It’s only March and already the third novel of The High Republic series has been released. In December 2020, Disney announced a staggering list of new Star Wars media that will be debuting over the next few years. While many of the new projects continue to explore the Skywalker Saga, The High Republic series is the first to branch into a completely new timeline of the Star Wars universe.
Just as exciting as the continuation of the story itself is the story teller: Claudia Gray. Gray’s previous Star Wars novels are consistently at the top of my list, only rivaled by the Thrawn series from Timothy Zahn. Among her many accomplishments are Lost Stars, the novel that tells the story of the original trilogy through the perspective of ‘Romeo and Juliet’ star-crossed lovers, and Master And Apprentice, the novel that explores the original Jedi prophecies and the backstory of Qui-Gon Jinn, Obi-Wan Kenobi, and Count Dooku.
The novel is set concurrent with its two predecessors, more than 200 years before The Phantom Menace when The Republic was at its height. During an era of peace, prosperity, and progress, the Galactic Republic, in close partnership with the Jedi Order, works to expand its influence across the frontiers of the galaxy into the Outer Rim. In a grand gesture of unity, peace, and collaboration, The Republic is about to unveil the Starlight Beacon to the galaxy. The first of its kind, the massive space station was built to extend all of what’s best about the republic into the Outer Rim worlds, including the largest contingent of Jedi outside of Coruscant.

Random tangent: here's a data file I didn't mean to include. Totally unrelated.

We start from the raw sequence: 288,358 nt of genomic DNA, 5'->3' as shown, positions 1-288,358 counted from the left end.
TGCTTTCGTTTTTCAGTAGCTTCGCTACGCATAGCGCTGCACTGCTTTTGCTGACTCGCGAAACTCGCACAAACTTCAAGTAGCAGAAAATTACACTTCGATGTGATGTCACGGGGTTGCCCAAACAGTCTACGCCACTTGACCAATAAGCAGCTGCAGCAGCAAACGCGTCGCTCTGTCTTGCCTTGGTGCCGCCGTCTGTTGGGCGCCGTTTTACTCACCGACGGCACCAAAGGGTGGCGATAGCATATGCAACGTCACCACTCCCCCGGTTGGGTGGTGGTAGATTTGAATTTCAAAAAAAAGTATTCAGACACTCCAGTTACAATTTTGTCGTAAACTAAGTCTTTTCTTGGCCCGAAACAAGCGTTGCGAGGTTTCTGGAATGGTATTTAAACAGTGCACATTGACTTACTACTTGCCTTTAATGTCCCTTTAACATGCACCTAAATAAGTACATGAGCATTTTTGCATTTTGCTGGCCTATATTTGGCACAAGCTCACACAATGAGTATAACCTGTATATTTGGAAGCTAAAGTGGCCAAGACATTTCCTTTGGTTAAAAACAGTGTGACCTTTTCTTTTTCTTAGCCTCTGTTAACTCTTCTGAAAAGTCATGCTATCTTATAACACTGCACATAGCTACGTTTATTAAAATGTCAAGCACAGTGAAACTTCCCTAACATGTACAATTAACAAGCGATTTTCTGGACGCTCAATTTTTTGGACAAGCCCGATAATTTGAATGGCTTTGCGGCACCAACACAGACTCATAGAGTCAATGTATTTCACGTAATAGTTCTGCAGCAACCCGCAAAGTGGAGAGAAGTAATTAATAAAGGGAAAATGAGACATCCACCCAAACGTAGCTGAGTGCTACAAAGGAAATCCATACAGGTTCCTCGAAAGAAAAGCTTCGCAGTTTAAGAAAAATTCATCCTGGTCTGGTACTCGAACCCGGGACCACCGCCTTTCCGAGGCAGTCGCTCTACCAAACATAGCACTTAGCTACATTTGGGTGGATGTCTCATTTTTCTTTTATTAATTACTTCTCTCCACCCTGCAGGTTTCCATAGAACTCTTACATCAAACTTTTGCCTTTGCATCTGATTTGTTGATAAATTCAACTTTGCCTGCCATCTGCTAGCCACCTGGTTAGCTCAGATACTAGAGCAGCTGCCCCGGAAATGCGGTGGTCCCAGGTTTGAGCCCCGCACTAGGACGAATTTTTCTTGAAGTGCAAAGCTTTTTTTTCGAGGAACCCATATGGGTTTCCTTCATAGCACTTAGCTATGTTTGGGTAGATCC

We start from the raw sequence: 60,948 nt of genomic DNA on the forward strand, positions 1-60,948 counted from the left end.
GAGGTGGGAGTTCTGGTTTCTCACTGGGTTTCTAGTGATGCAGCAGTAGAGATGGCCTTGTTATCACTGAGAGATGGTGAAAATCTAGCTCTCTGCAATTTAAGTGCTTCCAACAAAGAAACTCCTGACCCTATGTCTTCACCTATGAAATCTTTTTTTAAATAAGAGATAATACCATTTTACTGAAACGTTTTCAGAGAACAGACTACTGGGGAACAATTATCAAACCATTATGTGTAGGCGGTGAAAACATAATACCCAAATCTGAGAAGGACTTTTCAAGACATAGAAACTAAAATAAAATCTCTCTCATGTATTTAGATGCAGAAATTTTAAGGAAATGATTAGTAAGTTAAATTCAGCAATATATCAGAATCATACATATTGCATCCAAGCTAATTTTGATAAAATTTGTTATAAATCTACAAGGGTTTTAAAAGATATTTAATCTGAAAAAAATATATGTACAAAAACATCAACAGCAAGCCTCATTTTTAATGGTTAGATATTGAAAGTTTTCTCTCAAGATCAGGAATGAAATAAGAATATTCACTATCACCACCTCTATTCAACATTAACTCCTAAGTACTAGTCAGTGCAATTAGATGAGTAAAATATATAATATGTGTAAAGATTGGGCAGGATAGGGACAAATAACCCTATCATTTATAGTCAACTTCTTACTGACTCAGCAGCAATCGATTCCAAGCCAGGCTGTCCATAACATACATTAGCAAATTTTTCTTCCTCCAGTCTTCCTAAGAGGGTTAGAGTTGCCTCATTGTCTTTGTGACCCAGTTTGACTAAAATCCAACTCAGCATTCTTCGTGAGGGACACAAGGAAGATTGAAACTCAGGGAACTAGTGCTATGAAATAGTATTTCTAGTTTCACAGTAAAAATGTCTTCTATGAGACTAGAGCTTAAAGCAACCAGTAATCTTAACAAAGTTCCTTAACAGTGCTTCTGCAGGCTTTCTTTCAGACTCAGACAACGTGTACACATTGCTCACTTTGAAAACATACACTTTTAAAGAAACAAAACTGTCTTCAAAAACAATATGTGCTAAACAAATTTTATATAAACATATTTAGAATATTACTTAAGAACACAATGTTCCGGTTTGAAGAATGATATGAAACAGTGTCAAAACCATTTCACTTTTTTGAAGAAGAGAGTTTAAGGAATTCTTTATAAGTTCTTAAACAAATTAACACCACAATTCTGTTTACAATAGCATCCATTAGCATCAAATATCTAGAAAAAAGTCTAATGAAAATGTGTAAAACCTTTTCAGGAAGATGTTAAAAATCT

Padawan Reath Silas is among the first of the Jedi contingent sent from Coruscant to Starlight Beacon. Their trip, however, is cut short due to the Great ‘Legacy Run’ Disaster (detailed in The High Republic: Light of the Jedi). Stranded with several other ships in the same predicament, they come upon an old and mysterious space station with ties to the Amaxine Warriors. They use the station as a hub to allocate resources among the stranded vessels and hole up until they receive word that hyperspace travel is safe again. But Silas and his Jedi companions are put to the test dealing with high tensions among the stranded travelers, investigating the growing threat of the Nihil, and confronting the awakening of a foreboding presence perhaps more sinister than all other threats combined.
My review could be summed up with the colloquialism: third time’s a charm. In my opinion, the first two novels of The High Republic series failed to really excite me about this new era of Star Wars story-telling. However, Gray’s Into The Dark has finally set the stage for a story-telling era that can rival The Skywalker Saga. Not only did this novel elaborate on the growing galactic threat posed by the Nihil, but introduced a whole new galactic threat at least as sinister and possibly more so. Additionally, Gray breathed life into a few very interesting new Jedi characters: Reeth Silas, Dez Ryden, Orla Jareni, and Cohmac Vitus. I actually felt like I got to know these characters and am excited to see their continued arc in future stories. I didn’t really feel that way about any of the characters in the first two novels of The High Republic series.
I ended my review of The High Republic: Light Of The Jedi with a wish, “here’s to hoping that the following novels can provide a bit more sustenance.” Into The Dark completely delivered on that wish. This was a fantastically written novel! I am now on the edge of my seat to consume more of the story about how the Republic and the Jedi Order at their height dealt with the rising sinister opposing forces, threatening their expansion and stability.
Thanks to Disney Lucasfilm Press for the review sample.